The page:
Father Cummings brings the Gospel to Russia
The young priest in the photos looks smiling and happy, but there is a noticeable gap between his clerical collar and his neck
Always slim, Fr. McLean Cummings is now unmistakably gaunt.
And no wonder, says Miriam Lademan, who snapped the pictures when she and a nurse-friend visited Father Cummings in Russia last August.
At the rectory in St. Petersburg, where Father was living with missionary priests from various countries, she found a minuscule refrigerator with almost nothing in it.
"They live very poorly," says Miriam. "And Father was so busy! He wasn't taking the time to eat."
Inspired by a friend in the seminary, in January, 2002, Father McLean left St. John the Evangelist Church in Sevena Park to become a diocesan priest in Russia, where, since the dissolution of the Soviet Union in 1991, the Catholic Church has been struggling to re-establish itself.
Shortly after Miriam's visit, Father Cummings moved to Moscow. He now lives in a home run by six Missionaries of Charity nuns who see to it that he is eating a lot better.
Father offers Mass every day for the sisters and once a week in Russian for everyone in the home.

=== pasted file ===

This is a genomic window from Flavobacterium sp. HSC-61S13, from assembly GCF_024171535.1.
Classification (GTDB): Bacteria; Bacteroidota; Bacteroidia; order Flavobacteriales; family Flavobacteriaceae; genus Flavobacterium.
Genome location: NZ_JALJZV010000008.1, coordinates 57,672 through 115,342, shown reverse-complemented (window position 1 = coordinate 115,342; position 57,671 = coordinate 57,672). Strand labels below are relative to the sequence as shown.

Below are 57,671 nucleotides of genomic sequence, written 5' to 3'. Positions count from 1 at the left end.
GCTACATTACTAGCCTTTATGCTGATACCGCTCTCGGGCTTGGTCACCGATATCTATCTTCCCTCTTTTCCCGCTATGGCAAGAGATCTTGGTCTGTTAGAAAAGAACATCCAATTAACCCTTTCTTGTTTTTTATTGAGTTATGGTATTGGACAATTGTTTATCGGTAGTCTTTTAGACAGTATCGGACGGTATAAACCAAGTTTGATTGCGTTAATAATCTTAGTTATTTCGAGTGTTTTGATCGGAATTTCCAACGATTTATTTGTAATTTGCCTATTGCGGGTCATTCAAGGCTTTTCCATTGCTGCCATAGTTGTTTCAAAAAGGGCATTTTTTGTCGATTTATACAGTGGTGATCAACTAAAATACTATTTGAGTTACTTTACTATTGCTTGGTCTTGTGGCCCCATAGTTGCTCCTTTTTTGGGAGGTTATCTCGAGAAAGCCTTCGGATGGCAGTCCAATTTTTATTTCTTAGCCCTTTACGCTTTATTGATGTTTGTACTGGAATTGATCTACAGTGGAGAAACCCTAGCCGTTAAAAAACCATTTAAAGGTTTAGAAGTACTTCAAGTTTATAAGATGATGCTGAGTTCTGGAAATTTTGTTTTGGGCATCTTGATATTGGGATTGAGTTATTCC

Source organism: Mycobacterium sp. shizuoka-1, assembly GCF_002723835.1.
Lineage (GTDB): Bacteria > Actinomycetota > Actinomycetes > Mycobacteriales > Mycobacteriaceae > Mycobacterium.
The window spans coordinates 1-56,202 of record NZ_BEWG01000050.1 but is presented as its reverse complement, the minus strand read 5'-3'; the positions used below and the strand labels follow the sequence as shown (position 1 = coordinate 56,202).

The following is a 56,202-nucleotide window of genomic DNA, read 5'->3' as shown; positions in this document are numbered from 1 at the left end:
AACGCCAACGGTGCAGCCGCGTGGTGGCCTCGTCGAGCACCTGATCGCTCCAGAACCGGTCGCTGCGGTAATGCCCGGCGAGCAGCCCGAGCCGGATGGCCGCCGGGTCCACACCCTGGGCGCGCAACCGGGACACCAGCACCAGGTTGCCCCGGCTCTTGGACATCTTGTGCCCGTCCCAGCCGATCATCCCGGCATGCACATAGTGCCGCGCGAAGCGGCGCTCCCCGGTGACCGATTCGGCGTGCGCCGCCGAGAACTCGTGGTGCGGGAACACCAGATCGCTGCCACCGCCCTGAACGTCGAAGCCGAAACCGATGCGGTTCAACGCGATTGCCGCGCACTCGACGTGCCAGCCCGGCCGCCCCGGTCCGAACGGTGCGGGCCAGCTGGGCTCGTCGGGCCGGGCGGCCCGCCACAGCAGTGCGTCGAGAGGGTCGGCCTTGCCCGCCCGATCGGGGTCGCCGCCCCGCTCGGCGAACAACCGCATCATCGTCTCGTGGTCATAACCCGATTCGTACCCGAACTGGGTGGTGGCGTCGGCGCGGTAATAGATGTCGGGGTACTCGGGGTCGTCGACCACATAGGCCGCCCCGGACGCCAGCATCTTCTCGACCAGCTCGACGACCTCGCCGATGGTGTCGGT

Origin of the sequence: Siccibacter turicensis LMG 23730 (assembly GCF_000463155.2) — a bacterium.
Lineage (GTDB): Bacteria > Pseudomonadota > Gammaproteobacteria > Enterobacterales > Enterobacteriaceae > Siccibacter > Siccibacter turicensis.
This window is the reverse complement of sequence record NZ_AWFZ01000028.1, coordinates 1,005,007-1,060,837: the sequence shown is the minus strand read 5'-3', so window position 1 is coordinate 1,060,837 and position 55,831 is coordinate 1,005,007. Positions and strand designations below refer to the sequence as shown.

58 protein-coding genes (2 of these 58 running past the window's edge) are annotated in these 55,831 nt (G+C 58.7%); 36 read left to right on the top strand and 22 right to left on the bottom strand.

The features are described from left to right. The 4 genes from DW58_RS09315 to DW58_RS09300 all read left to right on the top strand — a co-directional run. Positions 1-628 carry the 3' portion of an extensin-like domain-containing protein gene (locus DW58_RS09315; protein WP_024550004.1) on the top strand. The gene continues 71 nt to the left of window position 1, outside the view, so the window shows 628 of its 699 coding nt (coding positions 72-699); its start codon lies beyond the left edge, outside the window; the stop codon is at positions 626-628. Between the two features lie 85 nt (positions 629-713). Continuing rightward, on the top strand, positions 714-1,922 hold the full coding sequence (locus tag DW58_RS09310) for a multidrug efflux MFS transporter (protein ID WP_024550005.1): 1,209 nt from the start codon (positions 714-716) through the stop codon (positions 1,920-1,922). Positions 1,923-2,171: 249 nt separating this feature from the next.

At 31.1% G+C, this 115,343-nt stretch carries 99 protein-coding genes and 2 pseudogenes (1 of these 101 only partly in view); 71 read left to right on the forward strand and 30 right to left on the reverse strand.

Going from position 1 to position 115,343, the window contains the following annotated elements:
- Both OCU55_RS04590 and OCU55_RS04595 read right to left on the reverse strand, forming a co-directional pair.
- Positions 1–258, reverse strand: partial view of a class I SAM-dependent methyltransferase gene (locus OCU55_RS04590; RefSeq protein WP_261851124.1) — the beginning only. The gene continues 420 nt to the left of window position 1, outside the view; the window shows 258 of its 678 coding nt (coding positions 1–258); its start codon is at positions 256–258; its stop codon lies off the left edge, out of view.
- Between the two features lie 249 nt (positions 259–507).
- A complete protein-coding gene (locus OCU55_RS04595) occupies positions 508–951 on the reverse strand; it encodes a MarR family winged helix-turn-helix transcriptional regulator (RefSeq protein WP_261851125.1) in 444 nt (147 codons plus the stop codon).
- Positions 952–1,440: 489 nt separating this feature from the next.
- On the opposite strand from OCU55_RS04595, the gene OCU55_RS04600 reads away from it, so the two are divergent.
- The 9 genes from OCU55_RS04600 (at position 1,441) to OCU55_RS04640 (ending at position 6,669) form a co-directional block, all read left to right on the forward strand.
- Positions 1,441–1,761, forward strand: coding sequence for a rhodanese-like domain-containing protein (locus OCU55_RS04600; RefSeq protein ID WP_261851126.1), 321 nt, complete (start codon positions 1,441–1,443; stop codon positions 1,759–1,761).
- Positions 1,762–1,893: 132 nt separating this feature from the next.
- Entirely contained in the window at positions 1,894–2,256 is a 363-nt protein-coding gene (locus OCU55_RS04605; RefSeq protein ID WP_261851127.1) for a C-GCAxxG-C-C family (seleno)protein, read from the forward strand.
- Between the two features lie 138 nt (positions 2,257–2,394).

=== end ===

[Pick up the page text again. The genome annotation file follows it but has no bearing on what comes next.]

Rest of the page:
On Saturdays he travels to Vladimir, a town three hours east of Moscow, where he offers Mass Saturday nights and Sundays in a Catholic Church built by Poles.
On Sunday evenings, he goes to the town of Ivanovno, offering Mass in an apartment because the former Catholic Church there was turned into a bank
Father Cummings has been the only priest in Vladimir for two months, because the pastor and assistant pastor are being kept out of the country by the government, which refuses to renew their visas.
"There's still a lot of animosity toward priests over there; the Russian Orthodox don't want Catholics coming in," explains Miriam.
Father performed his first baptism recently, and oversees religious education and aid to the poor at the two parishes.
He also helps in translating tasks at the Curia in Moscow. He took a few weeks of Russian classes before "he went over, and attends language classes three days a week in Moscow.
His Russian is "coming along," he said in a December 3 email: "People seem to understand me, and I understand them in confession. So that's the main thing!"
The need for the Church is great in Russia, says Miriam; "The alcoholism and sense of hopelessness are certainly results of having been denied the faith for so long."
Father Cummings told her that because there is no value for life, infanticide is common, and there about 8 million abortions a year.
"The only people who have more than one or two children are alcoholics, who then abandon their children, so there are a lot of street children."
There are a lot of orphanages; St. Petersburg alone has 15 "baby homes," or small orphanages.
The Missionaries of Charity have one orphanage in Moscow and would love to open more, but the government won't let them; they accuse them of proselytizing, says Miriam.